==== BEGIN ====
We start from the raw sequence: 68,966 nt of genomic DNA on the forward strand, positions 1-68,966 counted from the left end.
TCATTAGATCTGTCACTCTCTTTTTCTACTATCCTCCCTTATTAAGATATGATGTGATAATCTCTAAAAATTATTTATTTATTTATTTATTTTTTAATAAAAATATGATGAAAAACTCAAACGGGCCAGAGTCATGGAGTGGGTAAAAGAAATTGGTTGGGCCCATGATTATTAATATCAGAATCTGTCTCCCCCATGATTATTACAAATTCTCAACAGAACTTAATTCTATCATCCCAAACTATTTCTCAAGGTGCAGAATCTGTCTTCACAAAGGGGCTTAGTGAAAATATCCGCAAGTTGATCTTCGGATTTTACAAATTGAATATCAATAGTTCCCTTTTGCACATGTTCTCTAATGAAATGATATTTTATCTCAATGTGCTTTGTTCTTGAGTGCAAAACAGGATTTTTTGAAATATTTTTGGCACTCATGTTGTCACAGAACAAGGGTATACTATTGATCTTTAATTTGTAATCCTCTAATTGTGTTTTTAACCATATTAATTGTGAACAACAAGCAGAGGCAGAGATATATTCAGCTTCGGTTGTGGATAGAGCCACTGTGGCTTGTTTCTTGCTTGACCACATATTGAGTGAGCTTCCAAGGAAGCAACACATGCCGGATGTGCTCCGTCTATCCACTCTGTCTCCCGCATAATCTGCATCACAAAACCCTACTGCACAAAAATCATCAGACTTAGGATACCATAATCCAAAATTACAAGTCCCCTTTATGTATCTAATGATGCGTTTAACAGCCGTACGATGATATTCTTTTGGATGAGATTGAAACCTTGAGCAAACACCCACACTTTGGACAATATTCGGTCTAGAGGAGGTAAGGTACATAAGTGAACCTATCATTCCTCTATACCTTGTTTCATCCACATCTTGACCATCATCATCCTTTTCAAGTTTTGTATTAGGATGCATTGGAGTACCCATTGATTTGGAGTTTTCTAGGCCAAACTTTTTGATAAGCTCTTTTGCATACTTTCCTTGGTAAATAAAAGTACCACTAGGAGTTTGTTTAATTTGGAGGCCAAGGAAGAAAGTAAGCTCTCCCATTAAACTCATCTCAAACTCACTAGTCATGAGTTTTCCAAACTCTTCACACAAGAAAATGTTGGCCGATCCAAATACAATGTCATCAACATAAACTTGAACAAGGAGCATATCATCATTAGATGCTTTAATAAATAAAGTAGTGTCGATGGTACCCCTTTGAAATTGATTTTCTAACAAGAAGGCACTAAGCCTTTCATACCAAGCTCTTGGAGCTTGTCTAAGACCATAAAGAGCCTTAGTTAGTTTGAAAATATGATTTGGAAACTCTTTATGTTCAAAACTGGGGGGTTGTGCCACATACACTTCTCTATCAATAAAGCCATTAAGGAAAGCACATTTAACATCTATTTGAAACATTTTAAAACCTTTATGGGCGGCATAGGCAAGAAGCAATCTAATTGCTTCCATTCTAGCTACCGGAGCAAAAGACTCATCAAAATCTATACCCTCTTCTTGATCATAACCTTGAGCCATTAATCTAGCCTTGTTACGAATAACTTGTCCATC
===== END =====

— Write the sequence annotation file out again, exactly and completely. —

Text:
We start from the raw sequence: 68,966 nt of genomic DNA on the forward strand, positions 1-68,966 counted from the left end.
TCATTAGATCTGTCACTCTCTTTTTCTACTATCCTCCCTTATTAAGATATGATGTGATAATCTCTAAAAATTATTTATTTATTTATTTATTTTTTAATAAAAATATGATGAAAAACTCAAACGGGCCAGAGTCATGGAGTGGGTAAAAGAAATTGGTTGGGCCCATGATTATTAATATCAGAATCTGTCTCCCCCATGATTATTACAAATTCTCAACAGAACTTAATTCTATCATCCCAAACTATTTCTCAAGGTGCAGAATCTGTCTTCACAAAGGGGCTTAGTGAAAATATCCGCAAGTTGATCTTCGGATTTTACAAATTGAATATCAATAGTTCCCTTTTGCACATGTTCTCTAATGAAATGATATTTTATCTCAATGTGCTTTGTTCTTGAGTGCAAAACAGGATTTTTTGAAATATTTTTGGCACTCATGTTGTCACAGAACAAGGGTATACTATTGATCTTTAATTTGTAATCCTCTAATTGTGTTTTTAACCATATTAATTGTGAACAACAAGCAGAGGCAGAGATATATTCAGCTTCGGTTGTGGATAGAGCCACTGTGGCTTGTTTCTTGCTTGACCACATATTGAGTGAGCTTCCAAGGAAGCAACACATGCCGGATGTGCTCCGTCTATCCACTCTGTCTCCCGCATAATCTGCATCACAAAACCCTACTGCACAAAAATCATCAGACTTAGGATACCATAATCCAAAATTACAAGTCCCCTTTATGTATCTAATGATGCGTTTAACAGCCGTACGATGATATTCTTTTGGATGAGATTGAAACCTTGAGCAAACACCCACACTTTGGACAATATTCGGTCTAGAGGAGGTAAGGTACATAAGTGAACCTATCATTCCTCTATACCTTGTTTCATCCACATCTTGACCATCATCATCCTTTTCAAGTTTTGTATTAGGATGCATTGGAGTACCCATTGATTTGGAGTTTTCTAGGCCAAACTTTTTGATAAGCTCTTTTGCATACTTTCCTTGGTAAATAAAAGTACCACTAGGAGTTTGTTTAATTTGGAGGCCAAGGAAGAAAGTAAGCTCTCCCATTAAACTCATCTCAAACTCACTAGTCATGAGTTTTCCAAACTCTTCACACAAGAAAATGTTGGCCGATCCAAATACAATGTCATCAACATAAACTTGAACAAGGAGCATATCATCATTAGATGCTTTAATAAATAAAGTAGTGTCGATGGTACCCCTTTGAAATTGATTTTCTAACAAGAAGGCACTAAGCCTTTCATACCAAGCTCTTGGAGCTTGTCTAAGACCATAAAGAGCCTTAGTTAGTTTGAAAATATGATTTGGAAACTCTTTATGTTCAAAACTGGGGGGTTGTGCCACATACACTTCTCTATCAATAAAGCCATTAAGGAAAGCACATTTAACATCTATTTGAAACATTTTAAAACCTTTATGGGCGGCATAGGCAAGAAGCAATCTAATTGCTTCCATTCTAGCTACCGGAGCAAAAGACTCATCAAAATCTATACCCTCTTCTTGATCATAACCTTGAGCCATTAATCTAGCCTTGTTACGAATAACTTGTCCATC